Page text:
Recently, I have been working on S/N/S Josephson
junctions as possible detectors for axionic dark matter.
Axions are a very promising candidate for dark matter.
Most likely, they form a Bose-Einstein condensate.
This opens up the possibility for new detection methods based on macroscopic quantum effects. Have a look at my recent preprint (Sept 2013) ,
which has appeared as C.Beck, Phys. Rev. Lett. 111, 231801 (2013).
A synopsis has been given on the Physics website of APS.
(S/N/S Josephson junctions are superconducting devices,
consisting of a tiny area of normal metal between two superconducting electrodes.)

Some time ago I have also been working on possible measurable effects that dark energy could produce on laboratory scales.
So far nobody really knows what dark energy is. All that is known is that it is an unknown homogeneous form
of energy that drives the accelerated expansion of the universe.
It could be some form of vacuum energy that is produced by quantum fluctuations.
Dark energy is just the unvisible part of this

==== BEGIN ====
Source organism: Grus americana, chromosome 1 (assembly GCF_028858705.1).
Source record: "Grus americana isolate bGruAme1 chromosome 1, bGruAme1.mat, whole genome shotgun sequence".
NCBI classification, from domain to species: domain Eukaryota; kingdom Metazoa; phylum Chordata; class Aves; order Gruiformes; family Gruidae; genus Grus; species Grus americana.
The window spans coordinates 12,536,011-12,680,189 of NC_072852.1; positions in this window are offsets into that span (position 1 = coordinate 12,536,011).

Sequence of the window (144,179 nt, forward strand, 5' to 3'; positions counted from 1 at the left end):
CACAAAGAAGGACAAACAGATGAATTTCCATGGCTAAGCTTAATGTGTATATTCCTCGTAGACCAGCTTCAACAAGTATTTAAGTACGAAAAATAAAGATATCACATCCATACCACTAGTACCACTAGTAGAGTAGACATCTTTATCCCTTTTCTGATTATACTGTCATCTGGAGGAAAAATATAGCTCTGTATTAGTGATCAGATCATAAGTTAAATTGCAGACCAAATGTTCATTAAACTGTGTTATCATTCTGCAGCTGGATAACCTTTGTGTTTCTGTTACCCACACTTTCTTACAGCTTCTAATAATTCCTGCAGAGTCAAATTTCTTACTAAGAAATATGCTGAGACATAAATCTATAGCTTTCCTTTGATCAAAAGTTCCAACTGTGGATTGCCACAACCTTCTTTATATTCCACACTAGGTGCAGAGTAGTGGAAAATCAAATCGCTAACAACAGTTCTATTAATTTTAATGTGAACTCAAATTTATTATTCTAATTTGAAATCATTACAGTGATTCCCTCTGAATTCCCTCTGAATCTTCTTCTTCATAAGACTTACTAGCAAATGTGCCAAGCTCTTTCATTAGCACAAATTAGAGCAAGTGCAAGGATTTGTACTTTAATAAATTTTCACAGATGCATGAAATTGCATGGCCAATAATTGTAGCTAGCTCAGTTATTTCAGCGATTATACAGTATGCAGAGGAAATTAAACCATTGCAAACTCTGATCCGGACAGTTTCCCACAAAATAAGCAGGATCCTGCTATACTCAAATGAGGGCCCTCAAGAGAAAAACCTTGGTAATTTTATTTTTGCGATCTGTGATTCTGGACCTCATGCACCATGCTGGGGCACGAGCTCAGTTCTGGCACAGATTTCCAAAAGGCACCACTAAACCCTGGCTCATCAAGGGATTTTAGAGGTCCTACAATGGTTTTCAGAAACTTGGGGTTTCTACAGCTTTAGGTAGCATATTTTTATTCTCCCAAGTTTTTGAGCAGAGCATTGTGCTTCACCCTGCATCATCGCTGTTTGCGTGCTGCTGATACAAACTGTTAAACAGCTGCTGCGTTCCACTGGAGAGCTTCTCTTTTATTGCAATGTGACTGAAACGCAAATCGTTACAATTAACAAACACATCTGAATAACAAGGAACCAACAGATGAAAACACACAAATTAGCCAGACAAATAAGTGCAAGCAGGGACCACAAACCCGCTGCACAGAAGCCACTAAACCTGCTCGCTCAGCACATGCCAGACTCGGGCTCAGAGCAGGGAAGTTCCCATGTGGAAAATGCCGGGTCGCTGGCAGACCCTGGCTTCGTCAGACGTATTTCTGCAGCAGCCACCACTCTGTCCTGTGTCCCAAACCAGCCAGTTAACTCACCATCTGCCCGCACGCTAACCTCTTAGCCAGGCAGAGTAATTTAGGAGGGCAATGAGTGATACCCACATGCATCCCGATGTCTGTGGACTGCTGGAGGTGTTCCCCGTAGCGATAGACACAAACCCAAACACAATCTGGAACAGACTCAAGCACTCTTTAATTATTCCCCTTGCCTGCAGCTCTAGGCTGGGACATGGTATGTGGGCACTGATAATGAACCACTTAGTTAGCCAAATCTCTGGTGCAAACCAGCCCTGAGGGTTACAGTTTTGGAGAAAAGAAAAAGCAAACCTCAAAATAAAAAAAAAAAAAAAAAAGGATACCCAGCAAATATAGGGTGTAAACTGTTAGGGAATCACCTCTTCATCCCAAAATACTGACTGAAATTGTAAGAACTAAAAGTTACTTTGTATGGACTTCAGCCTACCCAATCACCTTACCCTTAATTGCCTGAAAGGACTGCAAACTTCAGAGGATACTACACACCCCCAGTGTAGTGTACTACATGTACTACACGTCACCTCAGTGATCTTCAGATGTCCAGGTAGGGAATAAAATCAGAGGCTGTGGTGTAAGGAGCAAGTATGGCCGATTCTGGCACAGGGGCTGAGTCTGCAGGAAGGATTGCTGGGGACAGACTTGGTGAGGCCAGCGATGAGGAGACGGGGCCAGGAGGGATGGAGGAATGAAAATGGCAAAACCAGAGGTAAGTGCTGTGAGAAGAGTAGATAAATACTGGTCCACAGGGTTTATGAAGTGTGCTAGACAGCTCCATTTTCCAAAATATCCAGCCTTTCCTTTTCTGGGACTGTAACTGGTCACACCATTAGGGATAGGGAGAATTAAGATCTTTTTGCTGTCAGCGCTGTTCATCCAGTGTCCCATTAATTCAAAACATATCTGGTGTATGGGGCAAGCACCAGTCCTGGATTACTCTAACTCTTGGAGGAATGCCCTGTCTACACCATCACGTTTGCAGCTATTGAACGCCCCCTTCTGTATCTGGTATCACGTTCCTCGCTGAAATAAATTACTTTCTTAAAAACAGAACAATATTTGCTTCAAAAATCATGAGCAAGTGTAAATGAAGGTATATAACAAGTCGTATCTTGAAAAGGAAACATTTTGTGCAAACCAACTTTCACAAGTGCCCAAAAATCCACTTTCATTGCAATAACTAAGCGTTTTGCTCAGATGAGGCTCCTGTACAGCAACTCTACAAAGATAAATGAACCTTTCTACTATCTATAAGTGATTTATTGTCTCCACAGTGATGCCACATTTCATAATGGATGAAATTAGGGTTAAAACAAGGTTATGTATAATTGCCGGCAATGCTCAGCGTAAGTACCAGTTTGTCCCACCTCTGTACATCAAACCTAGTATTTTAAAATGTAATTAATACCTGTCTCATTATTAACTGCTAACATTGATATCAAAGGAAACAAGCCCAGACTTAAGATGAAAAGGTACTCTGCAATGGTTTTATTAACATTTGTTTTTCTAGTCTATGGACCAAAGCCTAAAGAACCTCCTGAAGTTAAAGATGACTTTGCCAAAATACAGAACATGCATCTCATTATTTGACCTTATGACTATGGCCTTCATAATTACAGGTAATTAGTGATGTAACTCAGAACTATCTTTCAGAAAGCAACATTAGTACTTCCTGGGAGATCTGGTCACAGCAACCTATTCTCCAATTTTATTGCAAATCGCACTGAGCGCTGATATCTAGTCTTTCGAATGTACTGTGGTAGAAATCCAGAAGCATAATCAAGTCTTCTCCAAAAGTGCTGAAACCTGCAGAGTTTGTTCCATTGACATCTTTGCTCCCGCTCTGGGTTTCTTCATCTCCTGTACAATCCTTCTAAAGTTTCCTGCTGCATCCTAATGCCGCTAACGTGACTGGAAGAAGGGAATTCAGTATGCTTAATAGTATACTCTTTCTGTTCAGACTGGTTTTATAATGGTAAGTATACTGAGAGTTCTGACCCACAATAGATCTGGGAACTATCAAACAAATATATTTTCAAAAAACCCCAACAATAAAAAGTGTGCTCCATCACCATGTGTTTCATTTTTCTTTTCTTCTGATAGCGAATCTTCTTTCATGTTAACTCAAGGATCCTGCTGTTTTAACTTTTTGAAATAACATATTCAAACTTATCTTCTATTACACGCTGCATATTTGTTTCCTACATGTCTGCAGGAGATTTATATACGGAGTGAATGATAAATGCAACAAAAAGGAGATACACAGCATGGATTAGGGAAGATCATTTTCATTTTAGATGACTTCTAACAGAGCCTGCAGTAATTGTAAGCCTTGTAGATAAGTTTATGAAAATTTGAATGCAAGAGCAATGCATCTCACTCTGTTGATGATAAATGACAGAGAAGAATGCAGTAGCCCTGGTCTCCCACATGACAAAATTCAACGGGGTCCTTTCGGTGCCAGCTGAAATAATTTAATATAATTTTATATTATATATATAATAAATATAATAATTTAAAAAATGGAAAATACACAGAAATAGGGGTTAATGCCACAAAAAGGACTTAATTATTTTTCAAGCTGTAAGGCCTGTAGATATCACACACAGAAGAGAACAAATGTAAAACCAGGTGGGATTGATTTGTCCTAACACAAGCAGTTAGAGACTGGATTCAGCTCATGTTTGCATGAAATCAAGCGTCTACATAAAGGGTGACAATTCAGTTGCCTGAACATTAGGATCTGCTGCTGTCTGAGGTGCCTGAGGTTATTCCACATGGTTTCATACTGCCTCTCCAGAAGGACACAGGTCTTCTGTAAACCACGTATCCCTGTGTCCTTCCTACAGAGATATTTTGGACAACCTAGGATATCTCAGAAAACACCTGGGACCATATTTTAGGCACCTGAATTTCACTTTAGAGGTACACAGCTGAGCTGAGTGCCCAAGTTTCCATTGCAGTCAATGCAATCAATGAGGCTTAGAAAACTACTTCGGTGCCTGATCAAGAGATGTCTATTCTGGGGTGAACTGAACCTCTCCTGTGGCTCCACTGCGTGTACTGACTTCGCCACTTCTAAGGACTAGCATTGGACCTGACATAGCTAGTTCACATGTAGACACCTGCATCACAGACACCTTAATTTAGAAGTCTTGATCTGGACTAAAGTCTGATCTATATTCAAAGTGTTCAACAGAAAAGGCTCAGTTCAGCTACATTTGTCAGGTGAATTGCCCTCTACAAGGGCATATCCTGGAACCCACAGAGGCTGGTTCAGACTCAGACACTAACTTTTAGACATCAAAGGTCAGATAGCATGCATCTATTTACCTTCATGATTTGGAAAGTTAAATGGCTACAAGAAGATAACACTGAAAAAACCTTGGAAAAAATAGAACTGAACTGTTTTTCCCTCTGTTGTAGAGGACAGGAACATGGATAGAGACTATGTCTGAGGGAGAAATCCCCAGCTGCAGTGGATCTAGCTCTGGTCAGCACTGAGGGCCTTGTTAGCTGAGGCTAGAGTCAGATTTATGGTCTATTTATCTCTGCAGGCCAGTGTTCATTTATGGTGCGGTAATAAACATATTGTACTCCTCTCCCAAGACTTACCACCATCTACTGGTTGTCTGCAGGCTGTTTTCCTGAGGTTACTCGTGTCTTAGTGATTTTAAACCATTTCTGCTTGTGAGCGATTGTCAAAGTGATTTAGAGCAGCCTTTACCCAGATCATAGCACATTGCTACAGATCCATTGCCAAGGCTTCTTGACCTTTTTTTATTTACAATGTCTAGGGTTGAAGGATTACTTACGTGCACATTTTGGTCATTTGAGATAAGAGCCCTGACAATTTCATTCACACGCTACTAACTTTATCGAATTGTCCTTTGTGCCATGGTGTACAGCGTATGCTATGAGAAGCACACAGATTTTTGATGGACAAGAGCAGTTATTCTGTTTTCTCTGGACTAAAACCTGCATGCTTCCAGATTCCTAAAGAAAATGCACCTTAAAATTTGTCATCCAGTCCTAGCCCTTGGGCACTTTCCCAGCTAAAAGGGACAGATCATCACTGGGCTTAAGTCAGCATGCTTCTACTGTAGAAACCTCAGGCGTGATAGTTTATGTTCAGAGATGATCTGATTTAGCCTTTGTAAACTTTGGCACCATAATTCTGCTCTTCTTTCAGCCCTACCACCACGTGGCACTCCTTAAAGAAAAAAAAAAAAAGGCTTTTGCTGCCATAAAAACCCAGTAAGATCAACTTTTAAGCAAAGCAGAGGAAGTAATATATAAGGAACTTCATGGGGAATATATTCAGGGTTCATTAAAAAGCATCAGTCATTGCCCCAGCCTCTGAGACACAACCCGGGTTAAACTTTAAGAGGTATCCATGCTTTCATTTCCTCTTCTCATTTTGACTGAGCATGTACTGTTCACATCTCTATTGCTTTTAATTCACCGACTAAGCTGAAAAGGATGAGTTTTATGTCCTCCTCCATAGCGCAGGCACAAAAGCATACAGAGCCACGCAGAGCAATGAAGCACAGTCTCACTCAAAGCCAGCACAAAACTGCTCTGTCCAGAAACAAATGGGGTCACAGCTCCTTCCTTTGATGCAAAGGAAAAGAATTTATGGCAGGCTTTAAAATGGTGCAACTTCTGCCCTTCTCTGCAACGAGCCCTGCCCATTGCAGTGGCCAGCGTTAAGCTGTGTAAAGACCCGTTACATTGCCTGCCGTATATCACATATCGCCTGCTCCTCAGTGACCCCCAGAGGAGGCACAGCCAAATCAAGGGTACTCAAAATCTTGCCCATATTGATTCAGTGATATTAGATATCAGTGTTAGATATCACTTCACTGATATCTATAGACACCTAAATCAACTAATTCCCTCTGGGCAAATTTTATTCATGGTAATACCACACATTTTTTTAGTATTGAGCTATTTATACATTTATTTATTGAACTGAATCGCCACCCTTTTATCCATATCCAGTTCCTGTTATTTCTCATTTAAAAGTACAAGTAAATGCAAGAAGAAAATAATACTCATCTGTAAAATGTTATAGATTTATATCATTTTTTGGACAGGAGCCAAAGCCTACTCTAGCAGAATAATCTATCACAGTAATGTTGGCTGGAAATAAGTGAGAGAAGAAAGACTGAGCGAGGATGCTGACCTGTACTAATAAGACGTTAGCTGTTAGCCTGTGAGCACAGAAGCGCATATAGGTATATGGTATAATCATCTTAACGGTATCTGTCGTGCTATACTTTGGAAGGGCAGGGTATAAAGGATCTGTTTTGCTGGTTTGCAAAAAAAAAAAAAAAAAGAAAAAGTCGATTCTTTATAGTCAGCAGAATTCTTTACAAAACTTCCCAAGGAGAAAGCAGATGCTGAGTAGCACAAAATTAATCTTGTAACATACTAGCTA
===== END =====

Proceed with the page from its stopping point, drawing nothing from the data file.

Some models of dark energy allow for an interaction of dark energy with Cooper pairs in superconductors.
A paper discussing possible laboratory tests can be found here.
We have been suggesting to use either Josephson junctions or rotating superconductors as suitable `dark energy detectors'.
The first paper of mine in this direction is called Could dark energy be measured in the lab?
There have been a number of popular science articles that describe the basic concepts and experimental approaches underlying this idea:
PhysicsWeb (June 2004)
New Scientist (July 2004)
Nature (July 2004)
New Scientist (April 2007)
Cosmos magazine (August 2007)
El Pais (March 2008)

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